1982-1994 - 155 issues
The first G.I. Joe series was created mostly as a promotional tool to accompany Hasbro's all-new line of action figures. After over a decade, the original doll-sized Joes' popularity was suffering, and the new, smaller Joes were created. Marvel's series was the first comic book ever advertised on television, in animated commercials a year before the Joe cartoon series premiered. The comic was written by Larry Hama, who also wrote the action figure filecards for the first years of the toyline. Hama gave names, personalities and back stories to Hasbro's toy designs and told the story of the Joes, adding new characters and vehicles as they were released by Hasbro. Not quite war comic, not quite superhero comic, Marvel's G.I. Joe was the more mature cousin of Sunbow's cartoon series. The book spawned several spin-offs before waning popularity of the series and the toys led to the comic's cancellation in 1994 after 155 issues -- a great run for any comic book. Shortly after the last issue, G.I. Joe Special #1 was released, which contained the same plot as issue #61 with art by Todd McFarlane.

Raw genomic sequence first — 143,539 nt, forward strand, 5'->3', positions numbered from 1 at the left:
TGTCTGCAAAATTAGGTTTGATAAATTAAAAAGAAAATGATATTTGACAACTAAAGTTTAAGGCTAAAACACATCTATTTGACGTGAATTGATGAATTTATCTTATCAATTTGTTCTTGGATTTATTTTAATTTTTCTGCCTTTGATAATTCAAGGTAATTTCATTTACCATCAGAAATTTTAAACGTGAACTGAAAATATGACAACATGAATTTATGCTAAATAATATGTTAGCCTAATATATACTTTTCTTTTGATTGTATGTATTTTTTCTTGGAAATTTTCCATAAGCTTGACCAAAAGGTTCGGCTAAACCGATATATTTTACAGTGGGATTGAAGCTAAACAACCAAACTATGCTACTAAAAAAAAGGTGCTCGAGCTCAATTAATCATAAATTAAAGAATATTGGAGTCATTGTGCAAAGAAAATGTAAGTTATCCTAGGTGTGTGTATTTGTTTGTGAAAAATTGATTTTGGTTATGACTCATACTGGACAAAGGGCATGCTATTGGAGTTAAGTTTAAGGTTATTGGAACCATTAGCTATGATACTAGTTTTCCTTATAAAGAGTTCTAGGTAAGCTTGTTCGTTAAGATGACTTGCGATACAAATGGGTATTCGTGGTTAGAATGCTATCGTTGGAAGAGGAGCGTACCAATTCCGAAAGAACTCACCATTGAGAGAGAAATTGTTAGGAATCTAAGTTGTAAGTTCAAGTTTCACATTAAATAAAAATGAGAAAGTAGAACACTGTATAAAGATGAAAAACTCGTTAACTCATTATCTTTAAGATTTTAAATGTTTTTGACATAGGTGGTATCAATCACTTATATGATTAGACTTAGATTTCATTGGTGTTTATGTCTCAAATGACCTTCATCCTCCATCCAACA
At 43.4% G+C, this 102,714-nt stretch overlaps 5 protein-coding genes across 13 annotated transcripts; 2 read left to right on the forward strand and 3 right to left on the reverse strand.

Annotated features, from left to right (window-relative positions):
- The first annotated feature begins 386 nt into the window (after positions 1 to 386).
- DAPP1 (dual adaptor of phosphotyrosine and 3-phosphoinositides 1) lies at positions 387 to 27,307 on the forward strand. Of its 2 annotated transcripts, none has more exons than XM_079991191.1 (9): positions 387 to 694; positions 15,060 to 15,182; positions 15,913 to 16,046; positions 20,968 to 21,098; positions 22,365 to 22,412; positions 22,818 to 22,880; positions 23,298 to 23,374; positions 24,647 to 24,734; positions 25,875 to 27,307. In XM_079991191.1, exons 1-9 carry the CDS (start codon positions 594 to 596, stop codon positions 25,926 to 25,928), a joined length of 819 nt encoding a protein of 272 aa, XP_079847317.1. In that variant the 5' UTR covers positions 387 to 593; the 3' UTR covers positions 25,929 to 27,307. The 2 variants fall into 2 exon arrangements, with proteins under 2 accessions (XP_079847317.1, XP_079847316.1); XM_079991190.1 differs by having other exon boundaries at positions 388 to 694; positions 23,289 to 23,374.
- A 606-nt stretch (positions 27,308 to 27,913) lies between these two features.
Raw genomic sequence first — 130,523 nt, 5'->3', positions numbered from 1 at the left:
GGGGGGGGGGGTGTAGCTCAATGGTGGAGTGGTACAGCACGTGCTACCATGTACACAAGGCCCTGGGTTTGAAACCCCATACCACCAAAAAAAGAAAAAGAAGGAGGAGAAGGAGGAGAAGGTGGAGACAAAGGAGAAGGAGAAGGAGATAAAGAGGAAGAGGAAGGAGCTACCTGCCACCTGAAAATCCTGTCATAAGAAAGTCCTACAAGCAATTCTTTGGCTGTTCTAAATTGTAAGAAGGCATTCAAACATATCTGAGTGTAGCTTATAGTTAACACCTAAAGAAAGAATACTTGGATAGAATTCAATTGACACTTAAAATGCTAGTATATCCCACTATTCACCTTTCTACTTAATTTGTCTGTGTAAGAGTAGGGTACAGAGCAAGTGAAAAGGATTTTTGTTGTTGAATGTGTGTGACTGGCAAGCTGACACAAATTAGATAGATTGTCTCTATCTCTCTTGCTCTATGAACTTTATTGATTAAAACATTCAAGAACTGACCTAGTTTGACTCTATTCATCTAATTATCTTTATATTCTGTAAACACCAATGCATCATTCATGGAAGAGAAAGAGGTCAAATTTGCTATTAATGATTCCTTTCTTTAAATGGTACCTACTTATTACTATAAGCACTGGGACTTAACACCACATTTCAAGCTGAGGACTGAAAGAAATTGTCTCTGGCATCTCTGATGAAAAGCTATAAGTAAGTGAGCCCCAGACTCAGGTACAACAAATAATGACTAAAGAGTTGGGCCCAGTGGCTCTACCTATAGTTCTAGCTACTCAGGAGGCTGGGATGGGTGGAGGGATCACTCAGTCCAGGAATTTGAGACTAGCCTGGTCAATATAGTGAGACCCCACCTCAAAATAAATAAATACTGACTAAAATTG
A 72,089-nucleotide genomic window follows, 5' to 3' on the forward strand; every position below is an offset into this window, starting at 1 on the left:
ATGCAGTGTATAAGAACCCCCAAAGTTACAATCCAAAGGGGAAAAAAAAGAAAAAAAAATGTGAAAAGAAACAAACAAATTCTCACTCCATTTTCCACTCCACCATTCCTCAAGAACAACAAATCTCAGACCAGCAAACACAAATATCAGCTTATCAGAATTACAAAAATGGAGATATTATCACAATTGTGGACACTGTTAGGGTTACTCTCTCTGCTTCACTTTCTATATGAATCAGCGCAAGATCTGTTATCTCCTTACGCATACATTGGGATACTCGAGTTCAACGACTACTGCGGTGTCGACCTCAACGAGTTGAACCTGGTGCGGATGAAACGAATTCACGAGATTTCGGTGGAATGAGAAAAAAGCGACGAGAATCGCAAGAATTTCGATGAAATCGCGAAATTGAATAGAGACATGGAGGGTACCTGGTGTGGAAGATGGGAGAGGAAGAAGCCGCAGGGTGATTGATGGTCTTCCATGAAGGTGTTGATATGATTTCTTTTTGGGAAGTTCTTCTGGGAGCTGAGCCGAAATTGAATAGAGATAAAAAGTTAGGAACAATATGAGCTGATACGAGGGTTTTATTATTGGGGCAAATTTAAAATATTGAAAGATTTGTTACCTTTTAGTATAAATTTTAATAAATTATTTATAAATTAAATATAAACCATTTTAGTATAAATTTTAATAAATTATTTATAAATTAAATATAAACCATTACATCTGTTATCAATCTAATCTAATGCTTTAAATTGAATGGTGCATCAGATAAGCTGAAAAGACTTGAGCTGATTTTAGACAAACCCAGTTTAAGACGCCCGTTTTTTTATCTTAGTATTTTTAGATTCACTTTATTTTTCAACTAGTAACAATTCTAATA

G.I. Joe: A Real American Hero (1982-1994)